• Venjanz
    Monday, July 14, 2008 at 6:01:00 PM CDT  

    I think zombies are real. I can prove it too. There will be thousands of them in Denver, CO on August 25 of this year.

  • John Evo
    Tuesday, July 15, 2008 at 4:08:00 PM CDT  

    Venjanz - I thought those were Obamabots. I believe you'll find the zombies in MN.

    Or pretty much all over America as far as I can tell.

  • Anonymous
    Tuesday, July 15, 2008 at 6:45:00 PM CDT  

    "It's only the people who don't learn to think rationally or apply critical thinking that fall into the trap of believing in the supernatural, magic, zombies, and religion."

    Having spent 7 years on the faculty of a Bible college, I have to disagree with this claim. Several of my fellow faculty members were far more intelligent than I am, yet they believed wholeheartedly in the religion they taught (as I did at the time). Moreover, they effectively applied rational, critical thought processes to many areas of their lives apart from their religious creeds.

    Those who specialized in biblical and theological studies even applied critical methods to those disciplines. But - when it came to certain aspects of biblical, theological and creedal content, they generally started with, and never seriously departed from, the pre-supposition of God's existence. At most, in the course of teaching theology or philosophy, the temporarily suspended their pre-suppositions and seemingly considered arguments against God's existence. The key is, however, the suspension of belief was not real, it was just a technique, a hypothetical stance.

    My point is, these were not stupid people who were easily duped. They were highly intelligent people who were locked into a mindset that did not allow them to seriously apply critical methods of thought to their cherished creeds. Religious indoctrination erects powerful defenses against such examination. Many intelligent people are religious. Sometimes, great intelligence allows one to construct potent boundaries around one's creeds and, ironically, makes it harder to break down the barriers to free, completely critical examination of those beliefs. Intelligence may be, in cases like these, a double-edged sword: simultaneously the means of destroying, or the means of protecting, convoluted ideas.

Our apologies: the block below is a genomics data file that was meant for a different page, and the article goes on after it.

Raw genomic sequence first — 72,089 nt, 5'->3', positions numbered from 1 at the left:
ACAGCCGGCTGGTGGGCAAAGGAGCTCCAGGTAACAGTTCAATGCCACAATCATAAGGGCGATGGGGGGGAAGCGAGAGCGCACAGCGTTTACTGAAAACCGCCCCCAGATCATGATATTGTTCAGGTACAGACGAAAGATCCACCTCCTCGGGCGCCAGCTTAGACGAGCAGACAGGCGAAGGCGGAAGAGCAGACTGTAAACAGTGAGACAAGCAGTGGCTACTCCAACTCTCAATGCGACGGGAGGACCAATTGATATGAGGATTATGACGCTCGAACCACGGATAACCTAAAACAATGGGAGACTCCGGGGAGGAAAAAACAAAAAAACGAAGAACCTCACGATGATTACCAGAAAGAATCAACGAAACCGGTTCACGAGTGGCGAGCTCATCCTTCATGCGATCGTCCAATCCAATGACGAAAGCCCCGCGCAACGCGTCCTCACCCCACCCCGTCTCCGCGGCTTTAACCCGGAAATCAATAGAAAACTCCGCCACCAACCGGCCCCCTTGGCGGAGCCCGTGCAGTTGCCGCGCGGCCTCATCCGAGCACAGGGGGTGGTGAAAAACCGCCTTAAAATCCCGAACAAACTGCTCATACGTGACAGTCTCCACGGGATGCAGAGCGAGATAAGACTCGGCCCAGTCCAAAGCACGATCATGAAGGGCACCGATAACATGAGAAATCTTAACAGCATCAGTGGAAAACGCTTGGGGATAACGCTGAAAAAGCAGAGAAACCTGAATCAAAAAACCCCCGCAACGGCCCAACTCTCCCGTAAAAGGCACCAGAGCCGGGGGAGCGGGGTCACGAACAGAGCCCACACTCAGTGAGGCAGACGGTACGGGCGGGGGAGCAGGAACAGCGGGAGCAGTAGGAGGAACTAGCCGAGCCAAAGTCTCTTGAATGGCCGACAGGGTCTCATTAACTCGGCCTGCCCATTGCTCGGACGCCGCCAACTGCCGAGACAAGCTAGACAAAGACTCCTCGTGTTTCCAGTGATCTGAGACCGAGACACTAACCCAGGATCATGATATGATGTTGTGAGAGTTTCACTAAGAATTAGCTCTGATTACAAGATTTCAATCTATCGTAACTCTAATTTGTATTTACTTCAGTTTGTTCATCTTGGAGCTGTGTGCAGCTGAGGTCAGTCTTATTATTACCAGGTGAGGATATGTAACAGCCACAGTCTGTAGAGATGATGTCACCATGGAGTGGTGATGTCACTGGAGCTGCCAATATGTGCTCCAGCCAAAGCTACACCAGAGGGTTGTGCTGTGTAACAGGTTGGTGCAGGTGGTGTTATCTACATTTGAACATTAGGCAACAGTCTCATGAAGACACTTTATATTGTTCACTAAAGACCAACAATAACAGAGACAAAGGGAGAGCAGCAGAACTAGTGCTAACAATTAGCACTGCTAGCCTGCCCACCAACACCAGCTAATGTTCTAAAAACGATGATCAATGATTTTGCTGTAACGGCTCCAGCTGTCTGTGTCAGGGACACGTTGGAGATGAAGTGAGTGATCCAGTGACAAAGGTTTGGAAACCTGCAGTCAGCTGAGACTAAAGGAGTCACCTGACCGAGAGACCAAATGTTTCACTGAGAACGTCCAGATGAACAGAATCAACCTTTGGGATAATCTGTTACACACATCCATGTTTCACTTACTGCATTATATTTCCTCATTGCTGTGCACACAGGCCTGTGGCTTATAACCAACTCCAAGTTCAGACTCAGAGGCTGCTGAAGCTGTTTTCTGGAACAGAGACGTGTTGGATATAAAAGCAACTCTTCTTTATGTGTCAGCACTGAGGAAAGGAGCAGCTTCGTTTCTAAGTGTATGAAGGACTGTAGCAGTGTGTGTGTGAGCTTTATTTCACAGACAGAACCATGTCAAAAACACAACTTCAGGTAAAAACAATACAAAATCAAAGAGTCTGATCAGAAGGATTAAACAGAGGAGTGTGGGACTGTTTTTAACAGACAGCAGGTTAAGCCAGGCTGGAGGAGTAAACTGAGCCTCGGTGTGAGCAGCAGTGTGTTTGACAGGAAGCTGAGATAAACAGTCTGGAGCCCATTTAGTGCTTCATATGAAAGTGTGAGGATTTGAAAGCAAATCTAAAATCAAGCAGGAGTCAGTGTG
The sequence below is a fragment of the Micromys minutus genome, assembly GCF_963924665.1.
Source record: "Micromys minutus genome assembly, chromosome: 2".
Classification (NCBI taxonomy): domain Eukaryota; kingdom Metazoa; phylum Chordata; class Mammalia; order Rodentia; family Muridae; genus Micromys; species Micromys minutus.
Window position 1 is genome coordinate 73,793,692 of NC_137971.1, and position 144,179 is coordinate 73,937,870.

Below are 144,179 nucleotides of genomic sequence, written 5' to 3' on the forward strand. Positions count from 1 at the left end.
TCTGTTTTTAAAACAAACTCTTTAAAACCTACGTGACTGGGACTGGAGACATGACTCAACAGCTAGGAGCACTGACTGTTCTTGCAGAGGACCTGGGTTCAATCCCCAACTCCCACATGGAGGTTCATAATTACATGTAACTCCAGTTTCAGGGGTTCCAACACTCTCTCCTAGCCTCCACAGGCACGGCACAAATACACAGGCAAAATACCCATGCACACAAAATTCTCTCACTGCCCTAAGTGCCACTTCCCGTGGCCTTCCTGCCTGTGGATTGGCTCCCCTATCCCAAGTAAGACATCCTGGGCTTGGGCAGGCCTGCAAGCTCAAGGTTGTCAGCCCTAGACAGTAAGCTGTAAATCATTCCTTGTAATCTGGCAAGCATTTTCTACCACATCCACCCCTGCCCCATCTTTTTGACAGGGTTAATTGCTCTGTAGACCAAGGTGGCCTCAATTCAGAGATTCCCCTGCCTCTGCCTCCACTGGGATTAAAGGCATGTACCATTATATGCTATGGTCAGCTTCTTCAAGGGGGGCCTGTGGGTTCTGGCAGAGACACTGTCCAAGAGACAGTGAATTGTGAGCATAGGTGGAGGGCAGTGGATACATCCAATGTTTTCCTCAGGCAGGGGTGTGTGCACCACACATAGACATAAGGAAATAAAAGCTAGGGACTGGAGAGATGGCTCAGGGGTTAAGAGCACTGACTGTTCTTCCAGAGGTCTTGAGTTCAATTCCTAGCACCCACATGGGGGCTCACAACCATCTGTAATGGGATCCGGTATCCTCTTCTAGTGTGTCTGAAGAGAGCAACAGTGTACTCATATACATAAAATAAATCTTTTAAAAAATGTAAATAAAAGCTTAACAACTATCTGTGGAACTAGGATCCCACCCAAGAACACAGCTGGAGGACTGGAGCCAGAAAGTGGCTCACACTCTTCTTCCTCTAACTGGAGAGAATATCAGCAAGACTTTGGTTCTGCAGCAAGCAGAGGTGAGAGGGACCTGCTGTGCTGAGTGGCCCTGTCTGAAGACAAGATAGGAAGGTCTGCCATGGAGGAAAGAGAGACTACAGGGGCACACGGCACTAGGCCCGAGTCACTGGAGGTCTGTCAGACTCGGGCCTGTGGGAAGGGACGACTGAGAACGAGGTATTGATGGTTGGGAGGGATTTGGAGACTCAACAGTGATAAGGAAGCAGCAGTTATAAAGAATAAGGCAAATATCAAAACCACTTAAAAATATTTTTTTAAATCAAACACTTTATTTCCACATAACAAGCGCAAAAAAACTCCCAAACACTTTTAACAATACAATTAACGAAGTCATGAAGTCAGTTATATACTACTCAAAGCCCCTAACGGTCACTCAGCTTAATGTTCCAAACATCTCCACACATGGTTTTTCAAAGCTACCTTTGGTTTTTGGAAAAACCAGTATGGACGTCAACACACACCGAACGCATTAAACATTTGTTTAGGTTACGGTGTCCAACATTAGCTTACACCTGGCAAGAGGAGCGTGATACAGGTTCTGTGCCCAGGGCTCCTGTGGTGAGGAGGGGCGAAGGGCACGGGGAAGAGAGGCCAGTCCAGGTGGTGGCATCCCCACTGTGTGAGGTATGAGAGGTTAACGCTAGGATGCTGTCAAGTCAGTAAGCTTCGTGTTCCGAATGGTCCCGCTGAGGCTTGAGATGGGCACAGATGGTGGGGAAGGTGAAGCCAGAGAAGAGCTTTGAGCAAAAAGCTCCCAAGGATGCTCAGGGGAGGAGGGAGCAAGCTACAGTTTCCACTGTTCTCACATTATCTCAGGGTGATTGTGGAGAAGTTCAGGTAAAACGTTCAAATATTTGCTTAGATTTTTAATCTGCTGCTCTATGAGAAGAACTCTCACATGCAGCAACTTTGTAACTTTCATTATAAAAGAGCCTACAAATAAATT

• Anonymous
    Tuesday, July 15, 2008 at 6:50:00 PM CDT  

    Aw, shit; maybe I need to go to a Bible college and learn to proofread!

    The phrase that says, "the temporarily suspended their pre-suppositions" should say, "they temporarily suspended...

    Sorry. :(

  • Venjanz
    Tuesday, July 15, 2008 at 9:50:00 PM CDT  

    I prefer "Obamatons" personally.

  • Ordinary Girl
    Monday, July 21, 2008 at 3:54:00 AM CDT  

    Sean: I agree, although that makes them no more real. :)

    Evo: Glad he has your approval. ;)

    Venjanz: You'll need to document that proof before I can believe it. But trust me, there will be thousands in Atlanta in late August and I will be there to taunt them.

    Chappy: You're right, there's more than one type of person and I generalized pretty heavily in my post. But as you said, even for theologians in Bible college though there has to be some trading away of reality in order to embrace supernatural thinking. It's just less so than the majority.

  • Anonymous
    Monday, July 28, 2008 at 7:32:00 PM CDT  

    Critical Thinking is the key, and unfortunately this isn't taught very well at school. So children are easily fooled into believing all sorts of things. Once that belief is there it's very hard to shake, as the chaplain so well points out.

  • EnoNomi
    Friday, August 15, 2008 at 10:42:00 AM CDT  

    I can't believe I missed out on a zombie post! As detailed in World War Z, zombies in fact DO go after dogs, but they favor human prey. Dogs are just more capable of detecting and avoiding zombies and were used in the zombie wars to help clear safe zones. While zombies don’t move quickly their danger comes from popping up in surprising locations and then alerting other zombies with their moans to swarm and overpower their victim. I recommend getting your sister the Zombie Survival Guide by Max Brooks. *evil cackle*